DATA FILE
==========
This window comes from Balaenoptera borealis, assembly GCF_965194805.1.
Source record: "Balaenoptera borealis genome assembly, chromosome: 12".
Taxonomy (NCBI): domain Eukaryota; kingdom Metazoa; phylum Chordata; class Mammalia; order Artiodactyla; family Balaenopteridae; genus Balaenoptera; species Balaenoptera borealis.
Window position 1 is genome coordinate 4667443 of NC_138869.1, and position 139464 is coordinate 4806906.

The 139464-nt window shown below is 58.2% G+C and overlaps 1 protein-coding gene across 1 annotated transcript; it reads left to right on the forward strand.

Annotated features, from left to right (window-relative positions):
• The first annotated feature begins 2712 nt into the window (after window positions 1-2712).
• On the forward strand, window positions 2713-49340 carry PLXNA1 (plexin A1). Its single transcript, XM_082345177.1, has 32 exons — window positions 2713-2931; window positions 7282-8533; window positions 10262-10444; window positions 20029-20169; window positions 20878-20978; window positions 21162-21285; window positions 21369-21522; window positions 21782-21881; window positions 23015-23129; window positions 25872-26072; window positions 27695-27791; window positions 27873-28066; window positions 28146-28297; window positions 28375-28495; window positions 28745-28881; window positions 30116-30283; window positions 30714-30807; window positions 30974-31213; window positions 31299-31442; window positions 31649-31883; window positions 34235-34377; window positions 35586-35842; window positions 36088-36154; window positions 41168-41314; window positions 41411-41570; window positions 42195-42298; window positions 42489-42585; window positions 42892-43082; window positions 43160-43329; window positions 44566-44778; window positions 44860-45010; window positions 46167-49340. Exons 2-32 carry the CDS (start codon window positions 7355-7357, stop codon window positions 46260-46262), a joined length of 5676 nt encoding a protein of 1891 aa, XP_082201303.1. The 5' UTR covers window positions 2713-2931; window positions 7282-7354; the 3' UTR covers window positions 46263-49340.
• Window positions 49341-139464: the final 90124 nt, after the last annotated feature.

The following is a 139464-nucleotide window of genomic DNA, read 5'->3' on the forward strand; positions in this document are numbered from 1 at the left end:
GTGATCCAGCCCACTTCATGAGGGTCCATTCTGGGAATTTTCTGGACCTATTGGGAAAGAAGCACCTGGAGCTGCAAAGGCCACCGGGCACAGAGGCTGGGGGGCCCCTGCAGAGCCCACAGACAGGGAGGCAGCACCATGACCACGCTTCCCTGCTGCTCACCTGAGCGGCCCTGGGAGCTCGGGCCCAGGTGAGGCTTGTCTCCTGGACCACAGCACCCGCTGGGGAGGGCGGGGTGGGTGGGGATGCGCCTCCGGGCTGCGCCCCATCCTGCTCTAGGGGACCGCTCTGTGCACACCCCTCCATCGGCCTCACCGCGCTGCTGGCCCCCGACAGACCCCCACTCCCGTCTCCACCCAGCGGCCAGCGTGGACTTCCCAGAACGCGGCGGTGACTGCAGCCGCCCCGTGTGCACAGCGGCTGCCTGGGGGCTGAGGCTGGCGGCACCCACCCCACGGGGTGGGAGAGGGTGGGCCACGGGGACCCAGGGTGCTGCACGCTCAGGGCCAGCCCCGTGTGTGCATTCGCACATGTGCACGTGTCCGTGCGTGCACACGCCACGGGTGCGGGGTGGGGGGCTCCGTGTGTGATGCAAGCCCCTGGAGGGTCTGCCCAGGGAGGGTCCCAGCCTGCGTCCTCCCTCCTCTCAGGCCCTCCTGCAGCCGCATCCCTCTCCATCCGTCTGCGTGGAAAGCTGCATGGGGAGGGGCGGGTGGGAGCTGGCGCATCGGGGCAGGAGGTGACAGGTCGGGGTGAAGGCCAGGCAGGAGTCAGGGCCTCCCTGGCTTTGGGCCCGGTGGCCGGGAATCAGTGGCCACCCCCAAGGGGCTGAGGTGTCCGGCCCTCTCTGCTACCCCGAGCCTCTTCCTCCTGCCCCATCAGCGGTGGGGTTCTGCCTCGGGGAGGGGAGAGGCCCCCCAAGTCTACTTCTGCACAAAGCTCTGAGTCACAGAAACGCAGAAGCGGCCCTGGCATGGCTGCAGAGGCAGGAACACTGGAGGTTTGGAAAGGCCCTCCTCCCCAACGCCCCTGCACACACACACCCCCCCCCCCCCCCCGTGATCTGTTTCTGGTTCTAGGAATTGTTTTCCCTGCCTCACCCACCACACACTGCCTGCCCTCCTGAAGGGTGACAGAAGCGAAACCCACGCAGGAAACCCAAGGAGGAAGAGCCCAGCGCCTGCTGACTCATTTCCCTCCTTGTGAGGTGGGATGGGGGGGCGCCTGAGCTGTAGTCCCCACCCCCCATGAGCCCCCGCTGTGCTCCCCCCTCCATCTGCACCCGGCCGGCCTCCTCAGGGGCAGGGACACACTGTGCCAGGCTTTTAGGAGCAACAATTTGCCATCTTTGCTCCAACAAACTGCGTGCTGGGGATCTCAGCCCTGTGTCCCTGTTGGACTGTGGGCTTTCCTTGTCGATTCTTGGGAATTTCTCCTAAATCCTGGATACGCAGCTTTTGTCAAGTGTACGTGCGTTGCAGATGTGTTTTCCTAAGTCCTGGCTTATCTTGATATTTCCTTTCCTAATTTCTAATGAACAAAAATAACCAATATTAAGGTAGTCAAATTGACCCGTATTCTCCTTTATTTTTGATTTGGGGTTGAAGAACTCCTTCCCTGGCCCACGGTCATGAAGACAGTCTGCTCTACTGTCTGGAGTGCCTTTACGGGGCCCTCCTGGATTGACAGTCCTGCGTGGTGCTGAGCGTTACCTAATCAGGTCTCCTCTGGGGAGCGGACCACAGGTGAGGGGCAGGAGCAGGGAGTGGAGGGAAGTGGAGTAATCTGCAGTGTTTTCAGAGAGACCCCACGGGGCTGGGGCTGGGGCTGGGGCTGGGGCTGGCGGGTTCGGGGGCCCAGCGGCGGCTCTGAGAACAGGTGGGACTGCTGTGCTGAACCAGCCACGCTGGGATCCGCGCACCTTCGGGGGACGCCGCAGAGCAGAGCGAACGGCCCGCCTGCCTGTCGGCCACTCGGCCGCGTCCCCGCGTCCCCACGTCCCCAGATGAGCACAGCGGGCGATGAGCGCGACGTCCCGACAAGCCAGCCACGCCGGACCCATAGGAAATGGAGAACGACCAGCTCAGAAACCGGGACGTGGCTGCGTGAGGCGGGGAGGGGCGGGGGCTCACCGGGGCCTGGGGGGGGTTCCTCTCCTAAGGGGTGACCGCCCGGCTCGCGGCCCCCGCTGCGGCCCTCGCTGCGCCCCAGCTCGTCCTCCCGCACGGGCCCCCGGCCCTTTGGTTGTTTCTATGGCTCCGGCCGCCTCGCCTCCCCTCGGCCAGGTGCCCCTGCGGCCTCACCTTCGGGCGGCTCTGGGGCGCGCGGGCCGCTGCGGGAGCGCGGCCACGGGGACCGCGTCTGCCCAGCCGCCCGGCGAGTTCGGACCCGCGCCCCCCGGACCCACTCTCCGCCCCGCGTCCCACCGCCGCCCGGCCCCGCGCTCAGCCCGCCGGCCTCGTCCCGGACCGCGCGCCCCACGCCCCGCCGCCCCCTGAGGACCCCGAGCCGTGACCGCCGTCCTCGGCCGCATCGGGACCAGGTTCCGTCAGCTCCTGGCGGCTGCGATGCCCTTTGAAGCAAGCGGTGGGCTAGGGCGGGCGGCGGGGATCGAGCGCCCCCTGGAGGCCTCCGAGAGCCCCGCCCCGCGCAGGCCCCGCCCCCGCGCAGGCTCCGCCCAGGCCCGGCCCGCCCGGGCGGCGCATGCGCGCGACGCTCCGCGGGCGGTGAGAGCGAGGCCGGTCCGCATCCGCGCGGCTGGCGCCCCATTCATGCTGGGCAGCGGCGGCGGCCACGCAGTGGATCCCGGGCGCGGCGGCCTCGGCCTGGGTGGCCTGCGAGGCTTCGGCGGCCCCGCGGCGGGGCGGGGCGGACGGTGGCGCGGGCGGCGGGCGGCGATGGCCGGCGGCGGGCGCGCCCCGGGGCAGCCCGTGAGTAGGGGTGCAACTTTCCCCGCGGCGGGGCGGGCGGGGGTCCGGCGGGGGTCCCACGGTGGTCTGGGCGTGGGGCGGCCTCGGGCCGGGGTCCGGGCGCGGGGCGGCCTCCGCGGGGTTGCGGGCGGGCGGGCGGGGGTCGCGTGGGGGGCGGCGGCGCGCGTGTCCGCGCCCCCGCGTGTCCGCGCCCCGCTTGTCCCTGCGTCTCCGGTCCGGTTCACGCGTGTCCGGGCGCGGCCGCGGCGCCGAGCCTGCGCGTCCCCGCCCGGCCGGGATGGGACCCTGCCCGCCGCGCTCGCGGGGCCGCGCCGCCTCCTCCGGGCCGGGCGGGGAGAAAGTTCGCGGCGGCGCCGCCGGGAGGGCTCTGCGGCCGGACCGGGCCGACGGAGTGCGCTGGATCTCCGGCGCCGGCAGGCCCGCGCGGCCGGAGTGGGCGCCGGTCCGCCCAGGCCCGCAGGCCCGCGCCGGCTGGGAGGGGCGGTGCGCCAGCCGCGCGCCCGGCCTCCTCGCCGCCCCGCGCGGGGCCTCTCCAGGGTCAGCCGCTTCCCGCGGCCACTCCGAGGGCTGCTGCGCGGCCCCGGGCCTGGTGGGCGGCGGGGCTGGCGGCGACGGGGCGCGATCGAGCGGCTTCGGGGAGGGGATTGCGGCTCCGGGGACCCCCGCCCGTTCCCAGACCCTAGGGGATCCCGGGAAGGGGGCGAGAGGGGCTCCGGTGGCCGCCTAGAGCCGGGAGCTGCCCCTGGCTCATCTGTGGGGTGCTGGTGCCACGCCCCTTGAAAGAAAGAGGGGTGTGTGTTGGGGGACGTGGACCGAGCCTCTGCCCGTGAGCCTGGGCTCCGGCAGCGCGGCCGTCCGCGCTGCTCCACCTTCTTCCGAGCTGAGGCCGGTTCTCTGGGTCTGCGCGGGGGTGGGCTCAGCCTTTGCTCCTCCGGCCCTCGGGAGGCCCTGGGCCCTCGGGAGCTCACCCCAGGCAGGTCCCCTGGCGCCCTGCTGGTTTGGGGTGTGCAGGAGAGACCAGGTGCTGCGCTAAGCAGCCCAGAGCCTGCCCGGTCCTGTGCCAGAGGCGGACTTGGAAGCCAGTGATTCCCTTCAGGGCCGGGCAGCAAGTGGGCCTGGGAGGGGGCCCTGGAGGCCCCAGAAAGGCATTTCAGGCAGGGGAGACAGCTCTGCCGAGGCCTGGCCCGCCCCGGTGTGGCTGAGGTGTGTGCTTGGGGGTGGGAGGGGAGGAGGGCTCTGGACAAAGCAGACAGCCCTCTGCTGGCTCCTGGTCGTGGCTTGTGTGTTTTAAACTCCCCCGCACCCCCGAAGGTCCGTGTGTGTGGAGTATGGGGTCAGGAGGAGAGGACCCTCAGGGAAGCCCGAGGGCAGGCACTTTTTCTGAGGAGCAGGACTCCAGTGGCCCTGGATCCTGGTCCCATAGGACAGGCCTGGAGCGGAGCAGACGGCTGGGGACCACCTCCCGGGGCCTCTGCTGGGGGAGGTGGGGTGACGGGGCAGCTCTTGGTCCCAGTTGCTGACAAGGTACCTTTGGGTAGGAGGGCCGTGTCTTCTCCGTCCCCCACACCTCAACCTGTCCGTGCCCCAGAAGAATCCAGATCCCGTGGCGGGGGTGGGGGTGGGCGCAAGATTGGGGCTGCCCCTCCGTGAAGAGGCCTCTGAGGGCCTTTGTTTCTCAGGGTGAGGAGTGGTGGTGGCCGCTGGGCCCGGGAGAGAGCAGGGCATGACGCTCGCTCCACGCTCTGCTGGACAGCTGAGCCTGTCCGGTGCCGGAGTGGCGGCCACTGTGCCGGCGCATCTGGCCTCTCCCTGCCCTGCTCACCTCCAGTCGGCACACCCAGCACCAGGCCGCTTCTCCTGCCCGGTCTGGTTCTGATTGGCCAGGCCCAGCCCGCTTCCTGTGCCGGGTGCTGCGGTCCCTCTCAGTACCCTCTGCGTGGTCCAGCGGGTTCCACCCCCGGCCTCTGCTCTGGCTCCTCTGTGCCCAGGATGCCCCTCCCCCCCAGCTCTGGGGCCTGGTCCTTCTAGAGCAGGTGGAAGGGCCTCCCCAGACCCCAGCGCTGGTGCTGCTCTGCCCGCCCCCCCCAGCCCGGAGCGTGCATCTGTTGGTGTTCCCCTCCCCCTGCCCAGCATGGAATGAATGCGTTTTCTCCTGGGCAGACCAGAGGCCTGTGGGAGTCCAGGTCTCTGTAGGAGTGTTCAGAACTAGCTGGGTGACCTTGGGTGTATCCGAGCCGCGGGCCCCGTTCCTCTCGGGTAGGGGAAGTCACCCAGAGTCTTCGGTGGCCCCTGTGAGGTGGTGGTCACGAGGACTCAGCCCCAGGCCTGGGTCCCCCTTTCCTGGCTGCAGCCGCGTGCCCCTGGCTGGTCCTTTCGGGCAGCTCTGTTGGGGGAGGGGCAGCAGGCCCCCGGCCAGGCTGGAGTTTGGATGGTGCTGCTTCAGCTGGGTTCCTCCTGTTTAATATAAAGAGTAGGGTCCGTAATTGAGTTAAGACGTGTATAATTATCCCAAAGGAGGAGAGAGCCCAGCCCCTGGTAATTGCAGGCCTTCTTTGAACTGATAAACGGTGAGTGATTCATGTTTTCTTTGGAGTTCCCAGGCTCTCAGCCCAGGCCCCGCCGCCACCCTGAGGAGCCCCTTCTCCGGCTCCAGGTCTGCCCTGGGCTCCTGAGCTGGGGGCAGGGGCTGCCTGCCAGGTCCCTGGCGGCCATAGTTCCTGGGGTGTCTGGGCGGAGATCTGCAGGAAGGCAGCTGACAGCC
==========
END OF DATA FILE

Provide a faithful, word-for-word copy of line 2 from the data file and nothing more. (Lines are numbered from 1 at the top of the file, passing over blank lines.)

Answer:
Source record: "Balaenoptera borealis genome assembly, chromosome: 12".